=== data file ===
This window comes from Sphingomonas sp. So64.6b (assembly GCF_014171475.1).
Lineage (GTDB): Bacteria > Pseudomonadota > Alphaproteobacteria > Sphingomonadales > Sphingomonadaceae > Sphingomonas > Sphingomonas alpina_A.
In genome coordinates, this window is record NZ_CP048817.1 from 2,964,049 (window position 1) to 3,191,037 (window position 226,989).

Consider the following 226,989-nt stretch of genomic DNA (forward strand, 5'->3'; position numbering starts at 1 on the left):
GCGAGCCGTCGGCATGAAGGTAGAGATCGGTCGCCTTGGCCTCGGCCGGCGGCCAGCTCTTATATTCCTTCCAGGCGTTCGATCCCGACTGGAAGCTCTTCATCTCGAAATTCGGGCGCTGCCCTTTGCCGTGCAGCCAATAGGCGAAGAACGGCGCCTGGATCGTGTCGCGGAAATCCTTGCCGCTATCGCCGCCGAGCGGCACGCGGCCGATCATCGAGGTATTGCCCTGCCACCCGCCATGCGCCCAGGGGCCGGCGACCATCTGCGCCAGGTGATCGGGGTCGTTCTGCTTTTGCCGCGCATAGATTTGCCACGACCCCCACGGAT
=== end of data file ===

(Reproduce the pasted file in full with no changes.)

This window comes from Sphingomonas sp. So64.6b (assembly GCF_014171475.1).
Lineage (GTDB): Bacteria > Pseudomonadota > Alphaproteobacteria > Sphingomonadales > Sphingomonadaceae > Sphingomonas > Sphingomonas alpina_A.
In genome coordinates, this window is record NZ_CP048817.1 from 2,964,049 (window position 1) to 3,191,037 (window position 226,989).

Consider the following 226,989-nt stretch of genomic DNA (forward strand, 5'->3'; position numbering starts at 1 on the left):
GCGAGCCGTCGGCATGAAGGTAGAGATCGGTCGCCTTGGCCTCGGCCGGCGGCCAGCTCTTATATTCCTTCCAGGCGTTCGATCCCGACTGGAAGCTCTTCATCTCGAAATTCGGGCGCTGCCCTTTGCCGTGCAGCCAATAGGCGAAGAACGGCGCCTGGATCGTGTCGCGGAAATCCTTGCCGCTATCGCCGCCGAGCGGCACGCGGCCGATCATCGAGGTATTGCCCTGCCACCCGCCATGCGCCCAGGGGCCGGCGACCATCTGCGCCAGGTGATCGGGGTCGTTCTGCTTTTGCCGCGCATAGATTTGCCACGACCCCCACGGAT